Bariatric surgery, in particular Roux-en-Y gastric bypass (RYGB) surgery, is currently the only effective therapy for morbid obesity, which is a grave and growing national health problem. The mechanisms through which RYGB increases satiation and reduces eating and body adiposity are poorly understood. It is thought that the major cause of early satiation at meals and reduced overall intake is increased intestinal satiation caused by the entry of ingesta more distally into the small intestine, i.e., into the jejunum, thus leading to increased release of the gut hormones glucagon-like peptide 1 (GLP-1) and peptide tyrosine tyrosine (PYY). This proposal adapts classical rat models to test RYGB's effects on intestinal satiation, at the levels of both of gut-brain signaling and of brain neural processing. RYGB will be done by one of the co-PIs who performs the technique both experimentally and clinically, assuring a close match between the experimental model and the clinical standard. The experiments include tests of nutrient-specific controls of ingestion that are hypothesized to be affected by RYGB. In addition, both the release patterns and the satiating potency of endogenous GLP-1 and PYY are tested. The brain work builds on progress in the past decade concerning the neural processing of intestinal negative-feedback controls of eating in the caudal brainstem and in the hypothalamus. Finally, because about twice as many women than men suffer from morbid obesity in the USA and because about 85% of patients electing RYGB are women, all the proposed experiments include tests of physiological sex differences, both male-female difference and estrogen-regulated effects in females, the latter especially relevant to understanding and treating the increase in adiposity associated with menopause.
Three Specific Aims are proposed: (1) Determine whether the satiating actions of intra-jejunal infusions of Ensure, Intralipid and glucose are increased by RYGB surgery, including the impacts of adipose-tissue loss and of sex differences, i.e., male vs. female and estradiol-treated vs. untreated ovariectomized rats;(2) Determine the effects of RYGB surgery on brain c-Fos expression in response to intra-jejunal infusions of Ensure, glucose and Intralipid, and determine the neurochemical phenotypes of neurons expressing c-Fos, including the impact of sex differences, i.e., male vs. female and estradiol-treated vs. untreated ovariectomized rats and (3) Determine the effects of RYGB on neural signaling mechanisms underlying the satiating actions of intra-jejunal infusions of Ensure, Intralipid and glucose in male vs. female and in estradiol-treated vs. untreated ovariectomized rats. State-of-the-art behavioral, physiological and molecular techniques are used. Thus, the work (1) should help inform behavioral and nutritional counseling for RYGB patients, (2) may suggest strategies for improvement in the RYGB technique, and (3) should provide rational bases for the development pharmaceutical tools to augment or replace RYGB, which is especially desirable for patients who do not desire bariatric surgery or for whom it is not recommended.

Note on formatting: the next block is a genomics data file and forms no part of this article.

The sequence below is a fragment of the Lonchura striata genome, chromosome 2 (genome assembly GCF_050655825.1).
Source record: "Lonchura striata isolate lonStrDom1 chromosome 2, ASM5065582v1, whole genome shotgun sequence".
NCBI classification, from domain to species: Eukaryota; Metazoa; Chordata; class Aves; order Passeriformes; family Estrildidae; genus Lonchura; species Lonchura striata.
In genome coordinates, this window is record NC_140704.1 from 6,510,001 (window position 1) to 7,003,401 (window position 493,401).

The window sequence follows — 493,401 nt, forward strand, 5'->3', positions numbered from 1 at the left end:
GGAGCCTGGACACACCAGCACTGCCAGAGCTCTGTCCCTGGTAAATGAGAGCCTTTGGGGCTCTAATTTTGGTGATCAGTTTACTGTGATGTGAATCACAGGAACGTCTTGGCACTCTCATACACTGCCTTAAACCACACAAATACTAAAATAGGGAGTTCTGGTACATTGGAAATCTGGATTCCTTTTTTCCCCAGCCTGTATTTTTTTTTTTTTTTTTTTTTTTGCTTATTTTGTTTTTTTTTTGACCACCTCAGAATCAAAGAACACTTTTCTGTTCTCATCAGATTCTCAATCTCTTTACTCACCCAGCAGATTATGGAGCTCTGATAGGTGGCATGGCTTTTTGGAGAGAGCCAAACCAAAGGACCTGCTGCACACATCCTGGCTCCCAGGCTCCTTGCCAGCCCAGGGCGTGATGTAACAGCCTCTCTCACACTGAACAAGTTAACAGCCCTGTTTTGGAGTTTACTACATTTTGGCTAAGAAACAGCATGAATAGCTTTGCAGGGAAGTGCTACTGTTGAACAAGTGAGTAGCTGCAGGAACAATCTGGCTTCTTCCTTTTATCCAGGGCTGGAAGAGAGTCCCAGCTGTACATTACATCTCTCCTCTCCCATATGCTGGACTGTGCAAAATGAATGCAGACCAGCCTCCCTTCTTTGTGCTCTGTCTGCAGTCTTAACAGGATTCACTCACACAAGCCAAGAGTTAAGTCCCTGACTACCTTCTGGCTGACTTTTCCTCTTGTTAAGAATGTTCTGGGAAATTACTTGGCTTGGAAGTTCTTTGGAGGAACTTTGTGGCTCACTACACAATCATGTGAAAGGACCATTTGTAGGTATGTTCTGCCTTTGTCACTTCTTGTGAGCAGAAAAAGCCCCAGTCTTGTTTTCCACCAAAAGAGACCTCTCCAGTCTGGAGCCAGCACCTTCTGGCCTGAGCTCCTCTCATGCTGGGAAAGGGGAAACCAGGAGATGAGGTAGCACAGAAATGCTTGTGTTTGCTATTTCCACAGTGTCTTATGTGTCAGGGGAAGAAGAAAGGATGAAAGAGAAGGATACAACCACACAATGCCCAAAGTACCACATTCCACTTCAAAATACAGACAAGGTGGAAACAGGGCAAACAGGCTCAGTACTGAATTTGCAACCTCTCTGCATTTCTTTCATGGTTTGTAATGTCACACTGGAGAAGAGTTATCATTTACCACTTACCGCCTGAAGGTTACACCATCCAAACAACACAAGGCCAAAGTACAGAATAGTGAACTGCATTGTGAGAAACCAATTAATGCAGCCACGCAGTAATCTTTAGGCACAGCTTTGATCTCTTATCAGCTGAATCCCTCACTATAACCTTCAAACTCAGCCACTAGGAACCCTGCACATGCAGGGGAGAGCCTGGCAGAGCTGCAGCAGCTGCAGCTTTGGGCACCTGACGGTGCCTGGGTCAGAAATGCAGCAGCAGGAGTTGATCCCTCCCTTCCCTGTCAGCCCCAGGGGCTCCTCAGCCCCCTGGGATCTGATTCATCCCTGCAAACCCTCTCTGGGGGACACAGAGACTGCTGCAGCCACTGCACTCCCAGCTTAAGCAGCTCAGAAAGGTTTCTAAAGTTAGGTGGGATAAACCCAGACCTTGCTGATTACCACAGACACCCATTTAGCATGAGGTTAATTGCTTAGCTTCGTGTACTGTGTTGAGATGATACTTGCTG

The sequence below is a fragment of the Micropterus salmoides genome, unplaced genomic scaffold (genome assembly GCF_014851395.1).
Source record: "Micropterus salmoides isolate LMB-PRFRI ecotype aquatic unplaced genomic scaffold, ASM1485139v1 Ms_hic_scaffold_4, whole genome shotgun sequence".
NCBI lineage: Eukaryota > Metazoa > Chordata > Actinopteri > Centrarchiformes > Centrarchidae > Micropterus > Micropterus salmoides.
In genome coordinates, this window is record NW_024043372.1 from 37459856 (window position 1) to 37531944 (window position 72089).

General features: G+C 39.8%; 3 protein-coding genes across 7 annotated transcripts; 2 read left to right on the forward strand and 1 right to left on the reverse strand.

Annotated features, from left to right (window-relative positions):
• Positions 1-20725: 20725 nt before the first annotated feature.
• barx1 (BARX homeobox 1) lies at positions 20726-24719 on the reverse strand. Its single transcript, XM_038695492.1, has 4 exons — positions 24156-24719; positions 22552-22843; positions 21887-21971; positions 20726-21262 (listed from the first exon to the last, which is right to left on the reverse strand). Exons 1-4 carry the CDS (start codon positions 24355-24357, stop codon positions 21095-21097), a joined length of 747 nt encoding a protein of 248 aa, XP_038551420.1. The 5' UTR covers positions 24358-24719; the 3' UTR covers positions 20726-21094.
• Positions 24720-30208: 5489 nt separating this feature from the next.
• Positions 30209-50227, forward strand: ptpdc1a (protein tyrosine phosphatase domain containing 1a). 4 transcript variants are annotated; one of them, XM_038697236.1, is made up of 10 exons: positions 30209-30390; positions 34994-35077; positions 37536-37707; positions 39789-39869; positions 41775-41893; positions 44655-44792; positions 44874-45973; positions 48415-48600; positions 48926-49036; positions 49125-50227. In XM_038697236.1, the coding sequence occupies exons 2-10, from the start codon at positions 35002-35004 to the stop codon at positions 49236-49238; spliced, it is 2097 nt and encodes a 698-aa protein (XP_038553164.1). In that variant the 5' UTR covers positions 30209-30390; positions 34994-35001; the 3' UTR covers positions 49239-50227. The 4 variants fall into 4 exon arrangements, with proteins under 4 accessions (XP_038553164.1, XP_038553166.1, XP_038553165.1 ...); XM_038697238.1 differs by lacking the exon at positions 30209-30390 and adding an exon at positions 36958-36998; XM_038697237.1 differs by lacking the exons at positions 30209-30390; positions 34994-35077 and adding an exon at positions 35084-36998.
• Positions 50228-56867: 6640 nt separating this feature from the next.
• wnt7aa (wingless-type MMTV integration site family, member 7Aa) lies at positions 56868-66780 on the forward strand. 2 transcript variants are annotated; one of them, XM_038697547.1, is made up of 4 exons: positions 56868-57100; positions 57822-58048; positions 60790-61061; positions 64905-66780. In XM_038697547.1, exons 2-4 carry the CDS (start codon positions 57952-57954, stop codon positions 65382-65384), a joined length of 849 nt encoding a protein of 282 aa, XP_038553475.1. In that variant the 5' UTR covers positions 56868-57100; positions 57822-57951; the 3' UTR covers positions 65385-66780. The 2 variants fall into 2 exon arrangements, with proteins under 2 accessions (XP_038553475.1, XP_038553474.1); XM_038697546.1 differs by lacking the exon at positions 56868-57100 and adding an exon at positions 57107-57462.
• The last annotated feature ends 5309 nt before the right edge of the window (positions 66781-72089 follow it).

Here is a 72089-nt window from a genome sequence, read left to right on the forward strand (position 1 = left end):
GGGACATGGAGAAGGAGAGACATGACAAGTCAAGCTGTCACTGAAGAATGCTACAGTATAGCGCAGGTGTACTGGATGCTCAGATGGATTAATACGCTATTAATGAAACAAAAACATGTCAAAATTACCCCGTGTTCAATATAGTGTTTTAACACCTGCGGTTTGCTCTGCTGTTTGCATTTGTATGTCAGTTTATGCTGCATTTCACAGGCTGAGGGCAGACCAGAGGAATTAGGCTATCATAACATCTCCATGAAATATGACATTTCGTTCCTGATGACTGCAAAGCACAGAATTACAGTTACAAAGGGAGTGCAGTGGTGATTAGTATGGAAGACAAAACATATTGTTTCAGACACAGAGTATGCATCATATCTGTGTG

Bariatric surgery, in particular Roux-en-Y gastric bypass (RYGB) surgery, is currently the only effective therapy for morbid obesity, which is a grave and growing national health problem. The mechanisms through which RYGB increases satiation and reduces eating and body adiposity are poorly understood. It is thought that increased intestinal satiation caused by the entry of ingesta more distally into the small intestine, leading to increased release of the gut hormones GLP-1 and PYY, is the major cause of early satiation at meals and reduced overall intake. This proposal builds on classical rat models to test RYGB's effects on intestinal satiation, at the levels both of gut-brain signaling and of brain neural processing. In addition, as >80% of RYGB patients are women, the application includes experiments to assess whether sex differences in the physiology of intestinal satiation affect RYGB outcome. This work should lead to new insights that may help improve how bariatric surgery is done and may suggest targets for pharmaceutical alternatives to bariatric surgery in patients for whom is it not desired or appropriate.
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